For Staniloae, the need to distance the Romanian Church from the manual styles of neo-Scholasticism was di- rectly related to his attempt to reunite dogma and spirituality. When I began to study Staniloae, my inclination was to emphasize the negative consequences of living and writing under commu- nist isolation.
Braga was the first to point me to the positive IO IB O consequences of writing under communist persecution. His theology D TE could thus grow naturally, without being framed by polemics originating T outside his tradition. I agree. But this does not mean that isolation is good R EC in and of itself. His T R limited though intense encounter with the West, however, is most helpful O O for contemporary ecumenism, especially concerning open sobornicity.
The document notes the unity of the Gospel as reflected in diverse, com- plementary, or even contradictory biblical testimonies. Staniloae, ap- plying this recommendation to ecclesiology, argues that most schisms derive from the unilateral attachment to a single scriptural passage with- out regard to the diversity of the Bible. Church unity became understood not as a balanced unity of apparently contradictory points, but as a uni- formity that suppressed the complexity of ecclesial life.
Staniloae notes: The restoration of unity is for Western Christianity a matter of aban- doning the plane of exclusivist alternatives. It must rediscover the spirit of Orthodoxy which does not oppose one alternative or the other, but embraces in its teaching and equilibrium the points af- T F N U O firmed by both forms of Western Christianity. Staniloae concludes: Sobornicity is more than embracing in common all the modes of revelation and expression of God into the world or in life.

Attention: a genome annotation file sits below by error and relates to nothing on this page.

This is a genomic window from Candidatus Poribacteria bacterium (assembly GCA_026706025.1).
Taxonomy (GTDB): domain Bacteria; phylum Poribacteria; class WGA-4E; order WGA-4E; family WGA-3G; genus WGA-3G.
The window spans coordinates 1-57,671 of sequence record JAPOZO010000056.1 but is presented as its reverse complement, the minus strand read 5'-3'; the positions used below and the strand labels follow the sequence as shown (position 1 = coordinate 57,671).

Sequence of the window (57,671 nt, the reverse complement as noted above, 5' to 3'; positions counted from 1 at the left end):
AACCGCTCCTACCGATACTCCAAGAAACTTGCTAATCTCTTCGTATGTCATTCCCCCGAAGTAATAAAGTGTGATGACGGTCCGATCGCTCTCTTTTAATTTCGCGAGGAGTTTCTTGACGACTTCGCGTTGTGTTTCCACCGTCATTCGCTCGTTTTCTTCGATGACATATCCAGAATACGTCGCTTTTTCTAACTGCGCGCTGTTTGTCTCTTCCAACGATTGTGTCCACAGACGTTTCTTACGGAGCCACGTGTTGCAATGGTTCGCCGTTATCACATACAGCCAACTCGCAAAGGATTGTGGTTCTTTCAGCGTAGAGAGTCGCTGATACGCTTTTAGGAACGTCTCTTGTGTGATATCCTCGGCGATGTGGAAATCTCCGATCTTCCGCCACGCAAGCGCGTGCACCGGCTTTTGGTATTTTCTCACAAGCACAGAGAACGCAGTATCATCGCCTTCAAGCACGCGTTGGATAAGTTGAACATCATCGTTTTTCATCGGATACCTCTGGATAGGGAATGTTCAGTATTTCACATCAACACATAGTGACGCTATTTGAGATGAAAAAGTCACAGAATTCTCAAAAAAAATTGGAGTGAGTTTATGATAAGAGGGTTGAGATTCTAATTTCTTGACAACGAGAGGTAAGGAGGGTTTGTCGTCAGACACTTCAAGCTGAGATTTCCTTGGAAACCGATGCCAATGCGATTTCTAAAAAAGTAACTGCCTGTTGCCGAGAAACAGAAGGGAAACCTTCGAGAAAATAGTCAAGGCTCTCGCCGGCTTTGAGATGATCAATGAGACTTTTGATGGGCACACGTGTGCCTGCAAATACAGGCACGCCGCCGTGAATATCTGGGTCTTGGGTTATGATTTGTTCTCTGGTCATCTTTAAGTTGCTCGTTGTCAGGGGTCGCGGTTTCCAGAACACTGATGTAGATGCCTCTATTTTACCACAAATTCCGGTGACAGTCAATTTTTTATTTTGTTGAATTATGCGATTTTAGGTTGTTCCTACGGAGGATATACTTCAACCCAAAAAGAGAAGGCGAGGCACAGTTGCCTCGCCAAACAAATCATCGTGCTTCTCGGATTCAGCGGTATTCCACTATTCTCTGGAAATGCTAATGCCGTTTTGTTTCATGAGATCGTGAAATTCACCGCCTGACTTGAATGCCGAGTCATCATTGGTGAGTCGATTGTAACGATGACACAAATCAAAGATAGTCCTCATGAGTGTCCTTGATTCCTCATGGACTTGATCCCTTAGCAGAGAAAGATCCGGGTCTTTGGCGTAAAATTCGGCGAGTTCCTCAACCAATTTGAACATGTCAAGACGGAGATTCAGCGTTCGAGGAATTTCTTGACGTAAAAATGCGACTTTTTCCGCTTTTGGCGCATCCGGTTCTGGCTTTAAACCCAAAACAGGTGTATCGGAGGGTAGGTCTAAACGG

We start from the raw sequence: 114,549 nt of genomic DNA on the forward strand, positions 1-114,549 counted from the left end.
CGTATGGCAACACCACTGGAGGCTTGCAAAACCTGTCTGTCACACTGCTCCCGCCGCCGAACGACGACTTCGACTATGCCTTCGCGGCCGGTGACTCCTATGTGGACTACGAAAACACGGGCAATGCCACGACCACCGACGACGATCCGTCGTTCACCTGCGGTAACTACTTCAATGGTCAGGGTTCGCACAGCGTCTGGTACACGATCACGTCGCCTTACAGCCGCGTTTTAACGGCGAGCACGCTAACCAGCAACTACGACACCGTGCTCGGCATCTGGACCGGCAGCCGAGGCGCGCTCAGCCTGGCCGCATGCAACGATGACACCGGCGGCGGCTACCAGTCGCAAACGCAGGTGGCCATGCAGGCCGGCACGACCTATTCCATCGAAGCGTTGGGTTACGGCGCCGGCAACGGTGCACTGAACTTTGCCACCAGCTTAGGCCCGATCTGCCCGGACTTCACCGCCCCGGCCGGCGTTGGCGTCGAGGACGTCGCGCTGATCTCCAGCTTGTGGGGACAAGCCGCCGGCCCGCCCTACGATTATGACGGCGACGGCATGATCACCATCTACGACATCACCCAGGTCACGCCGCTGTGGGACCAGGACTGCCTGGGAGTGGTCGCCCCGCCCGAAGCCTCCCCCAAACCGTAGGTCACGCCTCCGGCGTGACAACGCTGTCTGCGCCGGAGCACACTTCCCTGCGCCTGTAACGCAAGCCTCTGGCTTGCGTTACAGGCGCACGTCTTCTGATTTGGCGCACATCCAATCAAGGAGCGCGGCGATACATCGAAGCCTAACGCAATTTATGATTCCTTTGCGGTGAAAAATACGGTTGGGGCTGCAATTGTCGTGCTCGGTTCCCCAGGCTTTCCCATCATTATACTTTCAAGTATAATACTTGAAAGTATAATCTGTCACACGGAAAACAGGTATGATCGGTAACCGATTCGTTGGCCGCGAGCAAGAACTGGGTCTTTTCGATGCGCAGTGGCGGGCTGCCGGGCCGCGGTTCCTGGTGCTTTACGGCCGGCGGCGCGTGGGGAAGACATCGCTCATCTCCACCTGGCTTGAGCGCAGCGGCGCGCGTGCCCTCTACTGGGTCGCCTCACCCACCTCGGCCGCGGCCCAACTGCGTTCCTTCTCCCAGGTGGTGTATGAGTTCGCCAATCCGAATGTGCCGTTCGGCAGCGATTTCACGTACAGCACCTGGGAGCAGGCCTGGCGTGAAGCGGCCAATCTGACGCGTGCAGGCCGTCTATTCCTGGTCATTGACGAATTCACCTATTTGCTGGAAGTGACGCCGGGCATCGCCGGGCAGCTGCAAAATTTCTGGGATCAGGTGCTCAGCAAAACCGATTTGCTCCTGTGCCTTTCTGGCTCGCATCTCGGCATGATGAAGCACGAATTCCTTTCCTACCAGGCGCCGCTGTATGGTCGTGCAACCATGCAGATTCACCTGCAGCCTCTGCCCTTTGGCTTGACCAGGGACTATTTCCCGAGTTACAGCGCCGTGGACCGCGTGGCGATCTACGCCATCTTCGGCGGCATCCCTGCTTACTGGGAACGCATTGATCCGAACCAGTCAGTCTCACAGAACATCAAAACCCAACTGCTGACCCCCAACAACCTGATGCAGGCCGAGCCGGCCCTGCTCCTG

This sobornicity that is open, transparent, and continuously surpassed, also implies a certain theological pluralism [emphases added]. Nor do they negate the understanding of the Orthodox Church as the one that possesses the fullness of truth. At the same time, Staniloae added, Orthodoxy can bring an important contribution to the ecumenical movement by looking for the living spiri- tual core in doctrinal formulations.
Rather than regarding its doctrinal formulae as rigid expressions opposed to equally rigid expressions used by T F the other churches, Orthodoxy should seek to uncover the living mean- N U O ings of the doctrines of the other churches.
He applied open sobornicity both knowingly and unknowingly. He relied on Western philosophers and theologians, and biblical and patristic scholarship. There is nothing wrong with an Orthodox borrowing from Calvin, though it would be gracious to admit it: Fr. Dumitru, however, was probably bor- rowing from Orthodox Dogmatics. Louth did not provide a more spe- cific description of these dangers. This separation is symptomatic of the Scholastic strict delimitation between theology, spirituality, and pastoral life, rooted in the separation between reason, feeling, and will, thus not looking at the human being as a whole.